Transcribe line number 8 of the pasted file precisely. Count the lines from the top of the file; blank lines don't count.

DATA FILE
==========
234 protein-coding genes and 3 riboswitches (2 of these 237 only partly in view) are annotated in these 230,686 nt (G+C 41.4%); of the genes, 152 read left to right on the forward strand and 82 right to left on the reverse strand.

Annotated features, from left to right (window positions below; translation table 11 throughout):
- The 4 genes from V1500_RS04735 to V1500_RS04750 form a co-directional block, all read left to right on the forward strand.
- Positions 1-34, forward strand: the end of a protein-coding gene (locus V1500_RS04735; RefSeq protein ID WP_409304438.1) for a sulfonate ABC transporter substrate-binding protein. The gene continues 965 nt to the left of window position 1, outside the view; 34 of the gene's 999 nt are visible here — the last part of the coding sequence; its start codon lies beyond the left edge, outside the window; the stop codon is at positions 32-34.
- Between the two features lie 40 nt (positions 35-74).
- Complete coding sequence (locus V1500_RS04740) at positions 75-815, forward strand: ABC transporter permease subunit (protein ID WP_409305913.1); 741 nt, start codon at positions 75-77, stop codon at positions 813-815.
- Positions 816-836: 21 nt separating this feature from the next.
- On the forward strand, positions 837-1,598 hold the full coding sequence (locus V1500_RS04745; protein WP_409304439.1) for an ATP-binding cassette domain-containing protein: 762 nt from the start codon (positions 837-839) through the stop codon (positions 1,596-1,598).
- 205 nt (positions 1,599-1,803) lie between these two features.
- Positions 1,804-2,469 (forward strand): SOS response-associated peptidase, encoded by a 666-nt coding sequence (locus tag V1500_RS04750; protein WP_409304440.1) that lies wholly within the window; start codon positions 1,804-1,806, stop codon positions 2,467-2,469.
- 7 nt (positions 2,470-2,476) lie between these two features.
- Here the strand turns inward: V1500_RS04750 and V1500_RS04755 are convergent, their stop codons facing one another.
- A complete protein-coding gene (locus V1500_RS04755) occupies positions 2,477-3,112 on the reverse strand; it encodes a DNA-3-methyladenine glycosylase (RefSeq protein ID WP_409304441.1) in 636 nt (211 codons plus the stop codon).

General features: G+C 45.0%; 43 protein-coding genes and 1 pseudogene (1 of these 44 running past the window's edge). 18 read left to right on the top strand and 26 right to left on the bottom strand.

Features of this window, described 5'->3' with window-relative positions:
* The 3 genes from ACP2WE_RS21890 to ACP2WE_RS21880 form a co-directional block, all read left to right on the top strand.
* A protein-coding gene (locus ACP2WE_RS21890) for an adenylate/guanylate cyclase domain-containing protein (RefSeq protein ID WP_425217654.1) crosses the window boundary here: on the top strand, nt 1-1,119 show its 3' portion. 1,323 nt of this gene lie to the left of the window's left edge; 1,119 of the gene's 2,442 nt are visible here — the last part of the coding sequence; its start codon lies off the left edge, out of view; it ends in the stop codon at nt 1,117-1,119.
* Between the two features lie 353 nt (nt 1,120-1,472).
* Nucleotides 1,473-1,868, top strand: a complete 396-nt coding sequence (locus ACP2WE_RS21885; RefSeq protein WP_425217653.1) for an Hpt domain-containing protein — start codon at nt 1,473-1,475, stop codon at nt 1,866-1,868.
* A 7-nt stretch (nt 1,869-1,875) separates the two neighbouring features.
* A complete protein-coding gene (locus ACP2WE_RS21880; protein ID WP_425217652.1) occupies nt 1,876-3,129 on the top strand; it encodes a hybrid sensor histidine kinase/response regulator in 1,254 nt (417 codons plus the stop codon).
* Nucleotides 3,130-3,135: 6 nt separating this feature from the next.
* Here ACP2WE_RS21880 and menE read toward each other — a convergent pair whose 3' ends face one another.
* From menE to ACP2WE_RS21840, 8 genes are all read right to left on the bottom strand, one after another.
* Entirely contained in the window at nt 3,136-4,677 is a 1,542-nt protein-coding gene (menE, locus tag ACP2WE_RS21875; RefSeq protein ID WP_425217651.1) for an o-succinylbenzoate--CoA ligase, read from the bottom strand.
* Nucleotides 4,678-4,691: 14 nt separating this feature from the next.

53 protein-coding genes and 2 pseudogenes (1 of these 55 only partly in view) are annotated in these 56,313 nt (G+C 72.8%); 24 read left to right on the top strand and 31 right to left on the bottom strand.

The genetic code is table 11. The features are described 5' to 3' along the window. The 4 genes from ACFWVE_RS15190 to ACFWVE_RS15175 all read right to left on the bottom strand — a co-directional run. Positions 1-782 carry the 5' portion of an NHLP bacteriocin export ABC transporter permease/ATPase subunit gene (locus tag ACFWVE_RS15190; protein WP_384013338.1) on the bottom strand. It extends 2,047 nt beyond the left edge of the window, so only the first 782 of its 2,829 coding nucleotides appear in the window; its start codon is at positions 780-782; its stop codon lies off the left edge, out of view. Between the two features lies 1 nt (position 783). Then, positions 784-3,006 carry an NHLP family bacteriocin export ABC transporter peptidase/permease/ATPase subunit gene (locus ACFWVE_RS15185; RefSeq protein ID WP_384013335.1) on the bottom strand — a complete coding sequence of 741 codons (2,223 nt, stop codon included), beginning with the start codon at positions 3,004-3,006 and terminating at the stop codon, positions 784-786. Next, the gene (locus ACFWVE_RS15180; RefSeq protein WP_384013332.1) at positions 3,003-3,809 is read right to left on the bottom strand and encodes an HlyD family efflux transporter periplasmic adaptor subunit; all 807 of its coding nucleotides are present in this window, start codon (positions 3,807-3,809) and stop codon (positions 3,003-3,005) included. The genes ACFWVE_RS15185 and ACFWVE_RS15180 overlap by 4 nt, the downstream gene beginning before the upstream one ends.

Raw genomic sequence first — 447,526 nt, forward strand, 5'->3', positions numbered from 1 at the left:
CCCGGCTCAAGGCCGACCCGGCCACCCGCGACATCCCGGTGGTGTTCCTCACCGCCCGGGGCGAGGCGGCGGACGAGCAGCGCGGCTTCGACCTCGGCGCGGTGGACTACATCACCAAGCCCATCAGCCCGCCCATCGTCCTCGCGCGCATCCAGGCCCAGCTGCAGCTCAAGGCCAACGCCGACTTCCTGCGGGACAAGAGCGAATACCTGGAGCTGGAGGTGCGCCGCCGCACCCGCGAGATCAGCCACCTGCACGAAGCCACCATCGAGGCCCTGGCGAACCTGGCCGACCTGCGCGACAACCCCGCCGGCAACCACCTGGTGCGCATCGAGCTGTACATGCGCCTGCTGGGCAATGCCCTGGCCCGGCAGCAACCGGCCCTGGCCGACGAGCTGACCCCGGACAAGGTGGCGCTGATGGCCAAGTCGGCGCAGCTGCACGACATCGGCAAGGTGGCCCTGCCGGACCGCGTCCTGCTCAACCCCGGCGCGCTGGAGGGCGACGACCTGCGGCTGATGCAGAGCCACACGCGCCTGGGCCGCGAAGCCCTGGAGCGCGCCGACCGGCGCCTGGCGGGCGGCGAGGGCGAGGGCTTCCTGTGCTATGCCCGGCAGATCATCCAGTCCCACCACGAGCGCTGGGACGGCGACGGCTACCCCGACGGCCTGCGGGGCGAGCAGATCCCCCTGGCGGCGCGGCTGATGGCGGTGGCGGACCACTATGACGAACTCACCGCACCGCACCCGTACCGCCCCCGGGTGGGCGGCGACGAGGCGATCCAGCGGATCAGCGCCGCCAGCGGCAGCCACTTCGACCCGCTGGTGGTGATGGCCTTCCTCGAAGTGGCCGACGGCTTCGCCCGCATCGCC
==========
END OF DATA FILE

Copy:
- On the forward strand, positions 837-1,598 hold the full coding sequence (locus V1500_RS04745; protein WP_409304439.1) for an ATP-binding cassette domain-containing protein: 762 nt from the start codon (positions 837-839) through the stop codon (positions 1,596-1,598).